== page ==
• While I am not sure about how the terms 大同世界 and 乌托邦 may correlate to utopia, a utopia need not necessarily be found but can be built as well. We also have the English phrase "trying to create a utopia", which usually has a negative connotation. That is, we have had many dystopian stories that include a group of people trying to build, or having built, their own utopia. However, this utopia for one group of people turns out to be a hell for many others. So, "trying to create a utopia" indicates an attempt to realize some ideological ideal that is either unattainable or will backfire terribly. – 2ndQuantized Mar 18 at 18:15
  • In terms of finding an ideal place, I think "finding heaven" or "finding his/her heaven" tends to appear more. A found place can be described as a utopia, but someone who loves candy and then walks into a giant candy shop and is happily surprised by what they find is often metaphorically described as feeling "like they died and went to heaven." In contrast, when finding a "utopia", there is often an expectation set up in the mind of the reader/watcher that there is some sinister underbelly existing, because such a trope has been used so often in stories. – 2ndQuantized Mar 18 at 18:25
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The first time the human being talked about this 大同世界 on this planet was when Confucius added his reflection as one of the "Ten Wings" to the 13th Dexagram of I Ching, 易经. It was about 480BC. The name of this 13th Hexagram is 天火同人. It is leading to the talking about the unity of the world, the TaiJi, the peace of the world, the unity of the human with nature and the universe. I Ching puts humans in the middle of heaven and Mother Earth and introduces a harmonized balanced mutual relationship between humans and the world. From a modern point of view, we may expand our understanding based on the recent science and civilization development, that this unity roots from the unity of human body and mind, human physical and mental health, to the unity between people, between organization, regions, countries... Deep down, humans are part of nature. The harmonized balance between the human and nature starts from harmonized thoughts in everyone's hearts and minds.

About 2000 years later, "Utopia" was put into as a new "concept" in the 16th century, which initiated new thinkings in the western world for an ideal world to discover and pursue for the human being. It is a signal that the cultural development of the East and the West will eventually be unanimous for the common development of the beautiful, harmonious and prosperous mankind.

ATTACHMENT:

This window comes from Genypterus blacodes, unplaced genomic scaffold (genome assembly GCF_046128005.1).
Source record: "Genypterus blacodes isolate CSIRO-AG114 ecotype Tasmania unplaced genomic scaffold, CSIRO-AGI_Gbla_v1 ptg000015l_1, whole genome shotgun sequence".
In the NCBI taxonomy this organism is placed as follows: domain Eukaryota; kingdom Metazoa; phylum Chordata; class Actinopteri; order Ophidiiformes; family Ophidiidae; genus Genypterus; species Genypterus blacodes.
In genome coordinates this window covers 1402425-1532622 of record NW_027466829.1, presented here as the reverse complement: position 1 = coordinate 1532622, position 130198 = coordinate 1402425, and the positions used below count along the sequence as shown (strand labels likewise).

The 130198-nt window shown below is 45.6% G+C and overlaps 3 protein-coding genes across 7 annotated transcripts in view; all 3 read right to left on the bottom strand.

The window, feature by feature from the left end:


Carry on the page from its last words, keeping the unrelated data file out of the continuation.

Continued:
Being the classic of the classic, the origin of the origin, of all Chinese culture, ancient science, traditional Chinese medicine, philosophy, and etc, I Ching's theories and concepts emerged everywhere in the Chinese and China world over thousands of years, through the social and civilization development. It has always been the key moral and social quality and value of this ever-lasting great cultural country. 天人合一,has been one of the major tags of Chinese characters. 天人合一 is the best reflection and the practical principle of the 大同世界.

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  • Your post is insightful but doesn't directly answer the question: 'What is the fundamental difference between 大同世界 and Utopias that preventing dictionary editors from equating the two terms?' Are you suggesting 'Utopias' is an extension but not the equivalent of '大同世界', similar to 'gun' is a type of weapon but weapon include items other than guns? – Tang Ho Mar 18 at 17:07
  • What value will an answer give? But in reality, if we are working for this great unity, starting from everyone's unity of body and mind, mental health and physical health, unity among people, business, society, and countries, that makes real value for such a world. Only if we made one, shall we be able to say what it is. – Helen Q Mar 18 at 17:56